Brad took his hat off and fanned his face. It was the only breeze in the stifling air.

A short distance down river a Congolese policeman and several of his friends gathered around a large fire. They passed a bottle. One of the men fell over. The rest of the circle burst into raucous laughter.

The Kasai River roared past at the bottom of the embankment. Swollen from the rainy season, the wide river was treacherous. A group of young men lounged beside a thirty-foot canoe pulled up on the muddy bank.

A tall thin youth ran toward Stan and Brad. “It’s them, Dr. David. They’re here,” he called over his shoulder in Tshiluba.

Tshiluba, the language of the brothers’ childhood—its rhythm and pitch resonated with their souls. Like a welcome breeze, it rushed over them and refreshed their weary spirits. They were nearly home.

Dr. David came forward. “My brothers! I was getting worried you wouldn’t make it through tonight.”

“It was a long hard drive. We’re bone-tired, but we’re here.” Stan stretched out his hand.

Dr. David grasped it and pulled Stan into a hug. “So good to have you come back to us. God has answered our prayers for your safety.”

“He’s also answered our prayers. We’ve brought all the medical supplies you asked for,” Stan said.

David hugged Brad, too. He grinned broadly at both of the men. “We are honored you have come back to us.”H4C.Kasai.Canoes

Fifteen Congolese young men surrounded them. Brilliant white teeth flashed a welcome from their dark faces.

The doctor gestured toward the youths. “I’ve brought good workers from our church to help. Come boys. Let’s get everything loaded into the canoe.”

The young men chattered as they returned with all the bundles. They were almost finished packing the canoe when the policeman came. His drinking buddies trailed behind. Together the policeman and his friends formed a line, blocking Stan and Brad’s way to the river.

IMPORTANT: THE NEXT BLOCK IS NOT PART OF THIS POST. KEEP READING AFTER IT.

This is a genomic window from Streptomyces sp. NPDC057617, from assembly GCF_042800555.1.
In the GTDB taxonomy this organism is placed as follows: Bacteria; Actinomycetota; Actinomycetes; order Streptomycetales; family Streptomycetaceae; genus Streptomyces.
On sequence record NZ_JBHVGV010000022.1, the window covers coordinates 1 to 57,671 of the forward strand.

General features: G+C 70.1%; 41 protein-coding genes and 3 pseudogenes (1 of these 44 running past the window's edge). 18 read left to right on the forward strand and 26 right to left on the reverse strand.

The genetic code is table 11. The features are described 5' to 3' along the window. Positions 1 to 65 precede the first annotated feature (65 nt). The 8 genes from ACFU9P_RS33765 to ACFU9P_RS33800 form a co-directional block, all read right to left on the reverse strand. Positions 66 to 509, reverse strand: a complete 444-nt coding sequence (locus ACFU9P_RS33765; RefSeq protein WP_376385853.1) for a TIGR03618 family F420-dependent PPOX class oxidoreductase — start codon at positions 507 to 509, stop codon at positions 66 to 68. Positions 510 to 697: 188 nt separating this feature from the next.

In a drunken drawl, the policeman yelled a demand. “Let me see your papers!”

“You don’t need to see their papers. These men are the children of former missionaries. They’ve come to help our village. They’ve brought supplies for the hospital,” Dr. David said.

“Are you interfering with me?” The policeman bellowed his question. He waved the doctor aside.

What do you think will happen? Why does the policeman want to see their papers? We’d love to hear from you. Join us next Thursday for Part 6.

Quick call to prayer:   Just saw a prayer request from the Congo Leadership Network.

12004675_10153630140289473_3460302600411861859_nOne of their coaching team members, Albert Mulamba in Tshikapa, Congo was returning from a meeting of provincial church leaders on Sunday – where among other things he was sharing with them about the Congo Leadership Coaching Network – when a drunk man stepped in front of his motorbike. The man’s head cut a large and deep gash in Albert’s face (Albert was wearing a helmet, but not a face guard).

He received internal and external stitches and is now at home recovering. Apparently the drunk man, while undoubtedly bruised, was largely unhurt and stumbled off. Albert, on the other hand, was left bleeding profusely from the face and somehow got himself to a clinic where he could receive help. He now describes his whole body as racked with pain. Thanks for keeping him in your prayers.

Silver lining here: Fortunately his wife Aberty just returned to Tshikapa from Kinshasa where she was with the rest of their family and had planned to stay through Christmas. Now she’s returned just in time to take care of Albert.

You may remember our story about Albert titled, “A Lonely Ride.”

©2015 Hope4Congo